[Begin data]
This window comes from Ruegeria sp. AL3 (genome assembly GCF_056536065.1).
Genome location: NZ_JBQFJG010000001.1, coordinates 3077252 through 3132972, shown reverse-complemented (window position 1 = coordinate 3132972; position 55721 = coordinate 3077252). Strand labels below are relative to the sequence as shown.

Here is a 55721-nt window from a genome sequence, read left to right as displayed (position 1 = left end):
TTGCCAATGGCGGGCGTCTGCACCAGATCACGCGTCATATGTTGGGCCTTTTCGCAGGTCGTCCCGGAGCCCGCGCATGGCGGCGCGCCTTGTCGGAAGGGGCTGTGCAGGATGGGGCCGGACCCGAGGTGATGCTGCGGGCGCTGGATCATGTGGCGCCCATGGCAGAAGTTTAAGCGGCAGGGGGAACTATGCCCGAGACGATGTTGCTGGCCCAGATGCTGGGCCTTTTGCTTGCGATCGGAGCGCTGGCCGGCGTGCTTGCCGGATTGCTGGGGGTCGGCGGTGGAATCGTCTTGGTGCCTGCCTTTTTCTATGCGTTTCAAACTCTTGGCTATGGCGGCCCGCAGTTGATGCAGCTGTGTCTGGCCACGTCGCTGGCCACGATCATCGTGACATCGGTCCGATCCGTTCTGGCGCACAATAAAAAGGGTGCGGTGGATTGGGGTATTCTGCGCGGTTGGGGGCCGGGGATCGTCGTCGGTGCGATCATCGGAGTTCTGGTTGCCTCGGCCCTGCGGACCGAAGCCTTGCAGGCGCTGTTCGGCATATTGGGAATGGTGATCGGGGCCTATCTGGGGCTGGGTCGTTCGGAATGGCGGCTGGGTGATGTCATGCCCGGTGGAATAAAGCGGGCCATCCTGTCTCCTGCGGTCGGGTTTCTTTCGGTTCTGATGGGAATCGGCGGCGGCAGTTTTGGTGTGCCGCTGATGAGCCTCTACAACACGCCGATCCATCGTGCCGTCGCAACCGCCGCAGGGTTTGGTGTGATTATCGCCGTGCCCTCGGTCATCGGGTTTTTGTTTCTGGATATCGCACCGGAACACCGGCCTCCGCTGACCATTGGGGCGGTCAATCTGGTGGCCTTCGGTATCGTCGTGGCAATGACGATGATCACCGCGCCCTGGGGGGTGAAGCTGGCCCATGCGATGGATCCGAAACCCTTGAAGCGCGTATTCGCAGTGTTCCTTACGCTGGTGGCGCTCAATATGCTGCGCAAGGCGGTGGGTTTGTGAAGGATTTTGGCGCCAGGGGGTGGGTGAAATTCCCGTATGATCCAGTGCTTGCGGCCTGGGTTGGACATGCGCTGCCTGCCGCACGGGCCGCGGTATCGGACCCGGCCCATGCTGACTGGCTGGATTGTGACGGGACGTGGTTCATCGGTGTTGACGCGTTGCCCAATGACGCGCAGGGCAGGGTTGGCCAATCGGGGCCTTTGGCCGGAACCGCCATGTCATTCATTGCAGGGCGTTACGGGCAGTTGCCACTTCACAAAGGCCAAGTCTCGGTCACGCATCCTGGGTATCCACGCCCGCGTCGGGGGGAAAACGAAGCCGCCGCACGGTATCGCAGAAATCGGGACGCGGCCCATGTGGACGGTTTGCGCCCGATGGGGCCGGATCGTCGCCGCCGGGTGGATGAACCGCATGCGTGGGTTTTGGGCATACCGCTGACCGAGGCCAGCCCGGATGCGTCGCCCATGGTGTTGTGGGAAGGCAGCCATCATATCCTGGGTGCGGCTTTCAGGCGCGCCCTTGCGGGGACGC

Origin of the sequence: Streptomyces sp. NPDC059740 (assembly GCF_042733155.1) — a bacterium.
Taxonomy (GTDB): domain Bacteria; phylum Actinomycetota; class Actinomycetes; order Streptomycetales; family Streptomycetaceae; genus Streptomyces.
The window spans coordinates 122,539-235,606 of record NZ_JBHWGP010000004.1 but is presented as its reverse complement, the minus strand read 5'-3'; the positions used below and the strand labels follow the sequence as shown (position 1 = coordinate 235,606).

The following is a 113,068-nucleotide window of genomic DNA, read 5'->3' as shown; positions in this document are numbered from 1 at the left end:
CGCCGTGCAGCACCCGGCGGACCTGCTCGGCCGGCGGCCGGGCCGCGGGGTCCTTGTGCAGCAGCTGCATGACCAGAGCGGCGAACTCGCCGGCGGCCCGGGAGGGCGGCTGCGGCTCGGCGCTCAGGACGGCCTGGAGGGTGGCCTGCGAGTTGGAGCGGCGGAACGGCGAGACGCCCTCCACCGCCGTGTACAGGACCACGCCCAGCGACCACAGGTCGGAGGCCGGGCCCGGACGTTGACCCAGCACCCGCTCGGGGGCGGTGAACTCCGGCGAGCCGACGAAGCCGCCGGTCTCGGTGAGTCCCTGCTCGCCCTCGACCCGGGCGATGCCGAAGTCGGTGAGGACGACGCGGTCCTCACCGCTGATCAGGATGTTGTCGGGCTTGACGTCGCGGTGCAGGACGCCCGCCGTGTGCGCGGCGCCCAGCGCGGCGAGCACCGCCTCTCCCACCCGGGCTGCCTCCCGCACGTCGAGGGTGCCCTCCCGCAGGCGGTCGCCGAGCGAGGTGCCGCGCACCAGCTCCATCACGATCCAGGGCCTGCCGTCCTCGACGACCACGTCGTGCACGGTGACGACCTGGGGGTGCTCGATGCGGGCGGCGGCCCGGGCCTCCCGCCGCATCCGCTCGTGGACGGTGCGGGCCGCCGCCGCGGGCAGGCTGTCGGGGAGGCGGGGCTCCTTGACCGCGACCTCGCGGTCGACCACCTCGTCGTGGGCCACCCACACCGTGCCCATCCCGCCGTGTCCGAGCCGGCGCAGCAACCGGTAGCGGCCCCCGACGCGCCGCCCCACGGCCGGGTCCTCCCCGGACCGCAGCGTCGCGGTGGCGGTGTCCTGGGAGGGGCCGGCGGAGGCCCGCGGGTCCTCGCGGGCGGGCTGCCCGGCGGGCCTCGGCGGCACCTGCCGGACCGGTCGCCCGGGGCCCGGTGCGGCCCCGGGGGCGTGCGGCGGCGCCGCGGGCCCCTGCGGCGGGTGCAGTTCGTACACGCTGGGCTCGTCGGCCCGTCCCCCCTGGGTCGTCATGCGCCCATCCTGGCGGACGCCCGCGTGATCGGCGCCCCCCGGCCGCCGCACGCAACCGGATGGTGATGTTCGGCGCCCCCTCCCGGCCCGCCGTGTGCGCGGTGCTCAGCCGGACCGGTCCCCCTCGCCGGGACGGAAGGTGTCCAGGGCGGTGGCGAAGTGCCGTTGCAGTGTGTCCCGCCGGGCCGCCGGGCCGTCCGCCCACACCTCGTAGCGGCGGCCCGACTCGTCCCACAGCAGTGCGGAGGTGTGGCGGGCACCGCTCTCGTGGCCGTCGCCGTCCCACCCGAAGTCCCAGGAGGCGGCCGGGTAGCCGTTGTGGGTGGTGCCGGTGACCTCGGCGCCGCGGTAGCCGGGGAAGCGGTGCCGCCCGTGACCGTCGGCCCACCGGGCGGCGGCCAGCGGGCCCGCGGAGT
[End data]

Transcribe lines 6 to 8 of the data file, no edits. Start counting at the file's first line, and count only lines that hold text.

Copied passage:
Taxonomy (GTDB): domain Bacteria; phylum Actinomycetota; class Actinomycetes; order Streptomycetales; family Streptomycetaceae; genus Streptomyces.
The window spans coordinates 122,539-235,606 of record NZ_JBHWGP010000004.1 but is presented as its reverse complement, the minus strand read 5'-3'; the positions used below and the strand labels follow the sequence as shown (position 1 = coordinate 235,606).

The following is a 113,068-nucleotide window of genomic DNA, read 5'->3' as shown; positions in this document are numbered from 1 at the left end: